Meeting the Need for Student Career Development. (Education)
Petrik, John, USA TODAY
IF YOU WERE TO ASK kindergarten students what they want to be when they grow up, you would probably get an answer in less than 10 seconds. Put the same question to a third-grader and the response time would be about the same. However, if you pose this question to a high school student, getting the answer might take three times as long or, more often than not, the student might simply respond, "I don't know."
Why are students the least sure of their future career paths when they are closest to launching their careers? Over the years, middle and high schools have allocated a significant amount of resources--both in time and financial support--to career exploration and guidance, including one-on-one counseling and career-oriented curriculum. Within the last decade, though, budget cuts have had an impact on this important part of the students' education. In many cases, these cuts leave teachers and guidance counselors without the financial support necessary to develop the kinds of programs their students need to explore careers.
This reduction in career guidance services and activities at the middle and high school levels has affected the traditional four-year college experience. After all, most college programs are based on the idea that a youth will enter college with a career in mind and can complete a program in four years. Fewer students today are ready to declare a major or stay with one major throughout their college years.
Look at the number of youths who are entering college and declaring "undecided" as a major because they are unsure of their career paths. While the national average hovers around eight percent, some larger institutions see figures that range from 20% to as a high as 60% of those entering as "undecided." Also contributing to the extended stay are multiple changes in majors as students use their time in college to "find" a career, not educate themselves for one. While exploration of various fields of study is valuable and certainly adds to the breadth of an individual's education, the costs continue to rise annually. Extra years on campus mean thousands more dollars in tuition and an increased amount of postcollege debt.
This decline in career planning reaches beyond the academic world. In today's highly diverse and global economy, new job titles and professions emerge on a regular basis. When students are not aware of the career options open to them, including these up-and-coming jobs, there is bound to be a shortfall in certain industries.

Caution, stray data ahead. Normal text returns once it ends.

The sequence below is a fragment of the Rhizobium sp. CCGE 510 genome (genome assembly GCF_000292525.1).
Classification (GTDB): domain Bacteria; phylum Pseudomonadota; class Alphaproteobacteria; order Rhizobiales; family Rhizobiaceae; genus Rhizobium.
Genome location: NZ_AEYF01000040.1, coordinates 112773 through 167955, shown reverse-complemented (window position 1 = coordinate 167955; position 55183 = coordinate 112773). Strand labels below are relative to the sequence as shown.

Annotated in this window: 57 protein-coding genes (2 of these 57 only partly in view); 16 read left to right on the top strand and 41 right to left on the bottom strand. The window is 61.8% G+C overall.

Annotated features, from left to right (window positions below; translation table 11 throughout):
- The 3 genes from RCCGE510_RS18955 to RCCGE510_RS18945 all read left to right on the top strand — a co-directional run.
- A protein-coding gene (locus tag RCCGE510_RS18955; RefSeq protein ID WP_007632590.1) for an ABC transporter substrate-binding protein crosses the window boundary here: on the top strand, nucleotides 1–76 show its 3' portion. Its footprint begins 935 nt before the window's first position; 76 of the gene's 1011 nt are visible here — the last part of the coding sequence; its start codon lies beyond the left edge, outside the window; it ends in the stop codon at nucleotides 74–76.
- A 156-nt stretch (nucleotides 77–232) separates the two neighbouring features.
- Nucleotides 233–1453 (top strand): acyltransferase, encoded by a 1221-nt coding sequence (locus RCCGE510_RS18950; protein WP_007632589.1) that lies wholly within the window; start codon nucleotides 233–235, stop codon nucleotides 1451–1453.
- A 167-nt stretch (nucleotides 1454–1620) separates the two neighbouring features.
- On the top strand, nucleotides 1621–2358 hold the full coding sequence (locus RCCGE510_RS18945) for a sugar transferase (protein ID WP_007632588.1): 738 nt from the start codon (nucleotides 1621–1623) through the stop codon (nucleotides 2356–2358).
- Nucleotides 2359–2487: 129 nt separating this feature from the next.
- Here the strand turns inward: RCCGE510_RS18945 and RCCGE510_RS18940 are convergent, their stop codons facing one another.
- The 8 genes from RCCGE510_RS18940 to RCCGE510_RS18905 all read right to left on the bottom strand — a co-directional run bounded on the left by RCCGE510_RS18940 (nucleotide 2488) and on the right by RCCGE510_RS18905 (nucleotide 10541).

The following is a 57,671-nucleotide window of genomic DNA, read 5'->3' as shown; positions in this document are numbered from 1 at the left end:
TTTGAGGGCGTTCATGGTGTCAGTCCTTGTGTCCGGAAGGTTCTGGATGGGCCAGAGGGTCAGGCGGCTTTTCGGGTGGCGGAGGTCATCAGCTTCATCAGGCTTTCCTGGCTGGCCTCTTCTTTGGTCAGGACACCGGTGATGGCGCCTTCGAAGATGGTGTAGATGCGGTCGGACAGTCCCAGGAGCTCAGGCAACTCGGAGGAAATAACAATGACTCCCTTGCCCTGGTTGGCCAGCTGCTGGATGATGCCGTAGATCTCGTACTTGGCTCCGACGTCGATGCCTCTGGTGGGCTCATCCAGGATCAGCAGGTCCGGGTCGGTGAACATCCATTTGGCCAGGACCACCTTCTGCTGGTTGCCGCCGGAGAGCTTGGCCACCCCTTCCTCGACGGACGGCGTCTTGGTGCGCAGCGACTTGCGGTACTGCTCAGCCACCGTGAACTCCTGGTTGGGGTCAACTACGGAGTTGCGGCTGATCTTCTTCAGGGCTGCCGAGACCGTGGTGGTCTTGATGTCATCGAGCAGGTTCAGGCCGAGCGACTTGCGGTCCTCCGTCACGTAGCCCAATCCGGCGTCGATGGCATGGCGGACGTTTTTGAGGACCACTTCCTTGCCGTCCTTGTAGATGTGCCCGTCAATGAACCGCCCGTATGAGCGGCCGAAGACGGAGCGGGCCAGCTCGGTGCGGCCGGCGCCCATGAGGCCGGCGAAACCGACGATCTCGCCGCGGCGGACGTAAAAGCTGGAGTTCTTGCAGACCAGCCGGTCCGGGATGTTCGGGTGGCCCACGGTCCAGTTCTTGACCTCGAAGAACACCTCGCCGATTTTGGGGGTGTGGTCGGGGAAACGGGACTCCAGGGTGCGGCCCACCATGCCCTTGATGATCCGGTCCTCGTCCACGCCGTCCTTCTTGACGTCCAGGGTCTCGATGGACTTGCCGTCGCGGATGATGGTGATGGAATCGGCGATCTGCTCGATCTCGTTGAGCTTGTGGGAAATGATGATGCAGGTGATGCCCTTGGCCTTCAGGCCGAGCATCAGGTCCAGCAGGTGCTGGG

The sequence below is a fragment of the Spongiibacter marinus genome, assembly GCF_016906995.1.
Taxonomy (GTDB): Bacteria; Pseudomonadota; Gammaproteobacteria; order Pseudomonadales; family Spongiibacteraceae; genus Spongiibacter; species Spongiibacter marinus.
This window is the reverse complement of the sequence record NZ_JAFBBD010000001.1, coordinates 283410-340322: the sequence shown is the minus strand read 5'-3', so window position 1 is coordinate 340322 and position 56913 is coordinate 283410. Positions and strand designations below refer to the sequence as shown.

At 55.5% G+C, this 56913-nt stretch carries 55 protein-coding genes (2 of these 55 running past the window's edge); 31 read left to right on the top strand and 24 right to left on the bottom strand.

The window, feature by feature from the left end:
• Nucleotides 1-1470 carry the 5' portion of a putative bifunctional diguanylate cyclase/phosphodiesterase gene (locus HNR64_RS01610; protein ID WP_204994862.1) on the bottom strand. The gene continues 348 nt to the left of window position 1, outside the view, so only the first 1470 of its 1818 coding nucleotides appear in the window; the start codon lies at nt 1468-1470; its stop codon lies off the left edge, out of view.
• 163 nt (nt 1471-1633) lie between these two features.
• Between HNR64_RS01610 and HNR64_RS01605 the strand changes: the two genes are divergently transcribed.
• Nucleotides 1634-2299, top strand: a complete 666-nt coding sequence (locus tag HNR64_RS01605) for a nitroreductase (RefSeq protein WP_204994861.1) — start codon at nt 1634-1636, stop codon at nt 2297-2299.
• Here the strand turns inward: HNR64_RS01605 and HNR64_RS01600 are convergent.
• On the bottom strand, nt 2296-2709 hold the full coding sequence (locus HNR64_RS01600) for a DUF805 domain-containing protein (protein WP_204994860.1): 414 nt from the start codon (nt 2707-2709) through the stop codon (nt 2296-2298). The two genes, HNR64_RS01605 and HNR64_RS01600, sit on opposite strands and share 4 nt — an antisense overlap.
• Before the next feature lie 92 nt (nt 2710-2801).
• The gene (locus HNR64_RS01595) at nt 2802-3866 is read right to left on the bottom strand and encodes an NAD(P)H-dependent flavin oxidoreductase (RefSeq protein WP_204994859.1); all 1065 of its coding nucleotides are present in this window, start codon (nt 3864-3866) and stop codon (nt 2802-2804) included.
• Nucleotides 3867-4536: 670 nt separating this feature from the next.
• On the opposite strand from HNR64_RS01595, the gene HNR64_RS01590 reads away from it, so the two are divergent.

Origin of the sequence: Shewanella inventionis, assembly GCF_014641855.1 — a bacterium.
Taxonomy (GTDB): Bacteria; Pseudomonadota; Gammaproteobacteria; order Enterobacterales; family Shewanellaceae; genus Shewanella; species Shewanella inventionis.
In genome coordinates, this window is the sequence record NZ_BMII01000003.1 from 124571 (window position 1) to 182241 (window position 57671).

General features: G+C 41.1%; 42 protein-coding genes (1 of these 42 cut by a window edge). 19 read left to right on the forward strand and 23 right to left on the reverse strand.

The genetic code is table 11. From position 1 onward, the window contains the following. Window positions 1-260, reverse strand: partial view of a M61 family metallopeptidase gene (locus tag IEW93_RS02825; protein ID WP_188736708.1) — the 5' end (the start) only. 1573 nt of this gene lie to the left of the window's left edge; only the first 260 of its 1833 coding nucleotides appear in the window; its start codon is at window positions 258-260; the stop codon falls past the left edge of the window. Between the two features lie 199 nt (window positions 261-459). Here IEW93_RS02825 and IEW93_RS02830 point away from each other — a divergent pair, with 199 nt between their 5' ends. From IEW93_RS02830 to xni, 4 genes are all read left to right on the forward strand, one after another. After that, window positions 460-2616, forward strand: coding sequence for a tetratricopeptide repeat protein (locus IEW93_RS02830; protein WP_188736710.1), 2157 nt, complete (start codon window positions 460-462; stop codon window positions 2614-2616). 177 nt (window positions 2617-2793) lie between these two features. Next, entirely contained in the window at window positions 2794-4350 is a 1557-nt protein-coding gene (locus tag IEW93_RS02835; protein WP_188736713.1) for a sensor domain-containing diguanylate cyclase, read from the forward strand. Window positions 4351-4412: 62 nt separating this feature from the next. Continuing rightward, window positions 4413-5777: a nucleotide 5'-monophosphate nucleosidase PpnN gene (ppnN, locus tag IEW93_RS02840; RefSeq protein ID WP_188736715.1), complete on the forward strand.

This shortfall has plagued the technology industry in particular. In fact, the Information Technology Association of America predicted that, out of the 900,000 new technology jobs created in 2001, about 425,000 would go unfilled due to a lack of qualified applicants. Although the technology sector has been highlighted again and again as the hot growth industry for this decade and beyond, companies have still experienced difficulty recruiting and hiring employees because they lack the technology degrees necessary to qualify them for these lucrative jobs. With the current uncertain economy, students should take another look at fields that demonstrate such an employment shortfall, including technology. Since many of them may not know about the shortfall or understand the kinds of positions the technology sector supports, the jobs are and may continue to be unfilled.
Despite budget constraints, what can middle and high schools do to ensure that youths are aware of all their career opportunities? How can they work around these obstacles to help make sure students are starting off in the right direction in the area of career development? Given the lack of funding, educators should look to creating more innovative and cost-effective programs. There are many resources, such as colleges and universities, professional societies, and the Internet, that teachers can tap--for little or no cost--to help guide their students through the career maze. …